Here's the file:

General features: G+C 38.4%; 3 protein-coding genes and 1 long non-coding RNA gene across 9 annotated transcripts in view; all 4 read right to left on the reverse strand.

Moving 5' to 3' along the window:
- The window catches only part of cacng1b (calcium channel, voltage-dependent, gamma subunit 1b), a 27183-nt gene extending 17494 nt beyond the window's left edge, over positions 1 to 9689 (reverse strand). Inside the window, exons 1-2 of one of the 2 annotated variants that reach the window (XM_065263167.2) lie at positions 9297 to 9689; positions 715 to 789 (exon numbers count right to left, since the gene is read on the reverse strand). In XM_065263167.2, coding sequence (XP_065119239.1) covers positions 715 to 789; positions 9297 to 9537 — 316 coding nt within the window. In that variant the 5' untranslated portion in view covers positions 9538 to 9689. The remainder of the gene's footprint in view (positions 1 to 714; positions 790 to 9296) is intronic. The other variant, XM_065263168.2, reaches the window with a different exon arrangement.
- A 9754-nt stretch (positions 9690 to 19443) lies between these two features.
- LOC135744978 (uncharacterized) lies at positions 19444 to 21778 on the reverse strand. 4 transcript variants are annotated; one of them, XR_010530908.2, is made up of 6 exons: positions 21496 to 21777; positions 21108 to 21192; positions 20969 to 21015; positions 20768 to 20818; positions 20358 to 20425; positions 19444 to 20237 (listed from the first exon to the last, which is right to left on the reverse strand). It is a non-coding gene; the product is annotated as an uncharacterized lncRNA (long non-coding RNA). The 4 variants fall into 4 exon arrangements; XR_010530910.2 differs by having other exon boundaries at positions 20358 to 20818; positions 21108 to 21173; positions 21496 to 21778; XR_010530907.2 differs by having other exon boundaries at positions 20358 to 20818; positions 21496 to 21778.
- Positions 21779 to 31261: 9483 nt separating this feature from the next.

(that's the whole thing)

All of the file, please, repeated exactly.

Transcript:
General features: G+C 38.4%; 3 protein-coding genes and 1 long non-coding RNA gene across 9 annotated transcripts in view; all 4 read right to left on the reverse strand.

Moving 5' to 3' along the window:
- The window catches only part of cacng1b (calcium channel, voltage-dependent, gamma subunit 1b), a 27183-nt gene extending 17494 nt beyond the window's left edge, over positions 1 to 9689 (reverse strand). Inside the window, exons 1-2 of one of the 2 annotated variants that reach the window (XM_065263167.2) lie at positions 9297 to 9689; positions 715 to 789 (exon numbers count right to left, since the gene is read on the reverse strand). In XM_065263167.2, coding sequence (XP_065119239.1) covers positions 715 to 789; positions 9297 to 9537 — 316 coding nt within the window. In that variant the 5' untranslated portion in view covers positions 9538 to 9689. The remainder of the gene's footprint in view (positions 1 to 714; positions 790 to 9296) is intronic. The other variant, XM_065263168.2, reaches the window with a different exon arrangement.
- A 9754-nt stretch (positions 9690 to 19443) lies between these two features.
- LOC135744978 (uncharacterized) lies at positions 19444 to 21778 on the reverse strand. 4 transcript variants are annotated; one of them, XR_010530908.2, is made up of 6 exons: positions 21496 to 21777; positions 21108 to 21192; positions 20969 to 21015; positions 20768 to 20818; positions 20358 to 20425; positions 19444 to 20237 (listed from the first exon to the last, which is right to left on the reverse strand). It is a non-coding gene; the product is annotated as an uncharacterized lncRNA (long non-coding RNA). The 4 variants fall into 4 exon arrangements; XR_010530910.2 differs by having other exon boundaries at positions 20358 to 20818; positions 21108 to 21173; positions 21496 to 21778; XR_010530907.2 differs by having other exon boundaries at positions 20358 to 20818; positions 21496 to 21778.
- Positions 21779 to 31261: 9483 nt separating this feature from the next.